Hearts exploded across social media when fans got the surprise news that actress Gabrielle Union had welcomed a baby girl. Now Union is living her dream—which, irony of ironies, comes with precious little sleep.

By Aili Nahas
Updated: March 27, 2019

You could practically hear the gasps of joy when the Instagram post went up on November 8 last year: Gabrielle Union and her husband, pro basketball player Dwyane Wade, cuddling a newborn—their newborn—in the hospital. Union had kept quiet about the impending birth, choosing to surprise fans with the adorable proof and a caption featuring lyrics from Bill Withers’s “Lovely Day.”

“I felt such relief,” says Union of Kaavia’s arrival. “To hear her breathing and crying was a dream. We didn’t really allow ourselves to believe it until then.”

The little girl’s presence is all the more sweet considering Union’s pregnancy struggles. “There was a lot of pain, and a lot of disappointment,” says Union, who suffered multiple miscarriages and unsuccessful IVF treatments over nearly five years. “I felt like I was not only disappointing myself and my spouse, but all the people who’d hung a lot of hope on us. I felt like a complete loser and failure.”

The actress, who suffers from adenomyosis, a condition in which the inner uterine lining grows into the uterine wall, came close to giving up on her dreams of having a baby. “I was like, ‘I can’t do this again,’ ” Union says. Ultimately, she and Wade chose IVF and a gestational surrogate to carry their baby, a decision she admits was an emotional hurdle that her husband got over first. “Watching the person he loves more than anything suffer the physical toll of loss, he was just like, ‘There is another way.’ ”

Now Kaavia is here, joining a blended family that includes Wade’s sons from a previous marriage, Zaire, 17, and Zion, 11; his son Xavier, 5; and Wade’s 17-year-old nephew, Dahveon. “We enjoy every moment,” says Union. “But days fly by in a blur of life. It’s like watching a clip in fast-forward. I’m like, ‘No, I’m still in it!’ ”

While some celebs keep their kids off social media, Kaavia already has an Instagram handle, @kaaviajames (with half a million followers), and her own hashtag, #shadybaby, in reference to her hilarious smirks. “Kaavia really is the personification of hope for a lot of people like us, who maybe didn’t have a lot to be hopeful about,” Union says. “She represents that maybe there is a light at the end. And when you take people on the low points of your journey, it’s cool to let them be part of the joy. Plus, she’s really cute. And has an uncanny ability for making steely eye contact!”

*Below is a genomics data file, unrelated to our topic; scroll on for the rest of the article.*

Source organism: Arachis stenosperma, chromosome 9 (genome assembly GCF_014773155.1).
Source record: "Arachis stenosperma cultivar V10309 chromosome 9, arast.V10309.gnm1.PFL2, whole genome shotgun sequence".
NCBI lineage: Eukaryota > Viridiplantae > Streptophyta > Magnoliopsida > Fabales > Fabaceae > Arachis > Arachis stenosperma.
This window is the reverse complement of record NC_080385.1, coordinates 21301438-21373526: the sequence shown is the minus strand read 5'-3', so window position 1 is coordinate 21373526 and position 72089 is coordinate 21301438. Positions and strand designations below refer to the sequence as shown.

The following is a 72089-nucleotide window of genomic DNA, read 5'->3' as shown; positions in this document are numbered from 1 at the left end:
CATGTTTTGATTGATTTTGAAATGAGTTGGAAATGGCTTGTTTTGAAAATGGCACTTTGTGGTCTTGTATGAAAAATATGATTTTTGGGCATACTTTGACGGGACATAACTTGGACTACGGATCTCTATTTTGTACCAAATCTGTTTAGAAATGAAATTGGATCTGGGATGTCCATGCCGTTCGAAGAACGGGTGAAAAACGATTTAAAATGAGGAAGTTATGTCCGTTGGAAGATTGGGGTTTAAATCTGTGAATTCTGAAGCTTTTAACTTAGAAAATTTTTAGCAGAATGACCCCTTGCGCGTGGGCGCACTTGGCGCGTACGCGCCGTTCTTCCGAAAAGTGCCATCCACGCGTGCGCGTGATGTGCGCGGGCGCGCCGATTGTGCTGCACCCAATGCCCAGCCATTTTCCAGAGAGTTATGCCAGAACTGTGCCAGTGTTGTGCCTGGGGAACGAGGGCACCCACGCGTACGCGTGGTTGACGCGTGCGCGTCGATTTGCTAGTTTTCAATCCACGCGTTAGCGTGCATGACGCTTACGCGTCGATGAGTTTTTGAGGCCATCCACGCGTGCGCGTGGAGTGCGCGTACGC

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The mom is cherishing these first months. “When I ask her a question, Kaavia responds with a lot of animation, and she’ll pause so you can ask her more,” Union says. “She follows along, but she doesn’t do baby talk. When people talk baby talk, she gives shady-baby looks.”

Union quickly mastered the art of swift daily routines. “Kaavia went through a phase of not napping,” the actress recalls. “I was like, ‘When do I shower or pee or live?’ So I had to get a little comfortable with her crying, which I had not been. And then I took the quickest shower of all time!”

Daddy shares baby duties. “Dwyane is like a stage mom,” says Union. “He’s very hands-on. When he’s in Miami and we’re in Los Angeles, he wants to know everything, from her poops to what outfit she’s wearing,” she says. Her husband took two weeks’ paternity leave, a rarity in the pro-sports world.

Union is learning baby care as fast as she can. “I suck at swaddling,” she says. “I don’t know whether to use glass or plastic bottles. I never knew there were so many types of nipples. And installing a car seat is like taking the SATs! I don’t have all the answers, which feels terrifying.”

Nevertheless, she has perspective. “An upside of being 46 and having been a stepparent is I give myself permission to be human,” she says. “When I need a minute to return emails or cry or mindlessly scroll social media, I’ll take it. I’m not trying to be a perfect parent.”

She also acknowledges that working motherhood means shifting priorities. “I’m okay with life not being balanced,” she says. “I’m not hitting it out of the park in every area. There are times I should be studying lines, but I’m playing with my baby and I’m enjoying it.”

She knows she’s lucky she can bring Kaavia to the set of L.A.’s Finest, Union’s TV series costarring Jessica Alba. The pair of powerhouse moms executive produce the police drama, which debuts May 13 as the first Spectrum Originals Series for Spectrum On Demand. “Jessica outfitted my trailer like a nursery,” Union says. “Together, we’ve reimagined what Hollywood can be for working moms.”

In addition to producing the show, Union is developing seven other TV shows and five films, helms the Gabrielle Union Collection for New York & Company (including a baby capsule line!), and serves as a judge on America’s Got Talent. She’s grateful for all of it—but especially for Kaavia. “This has been the divine coming to fruition,” she says. “Kaavia has allowed us to dream bigger and wider than we ever have before.”

Thomas Whiteside
Thomas Whiteside
Parents Magazine
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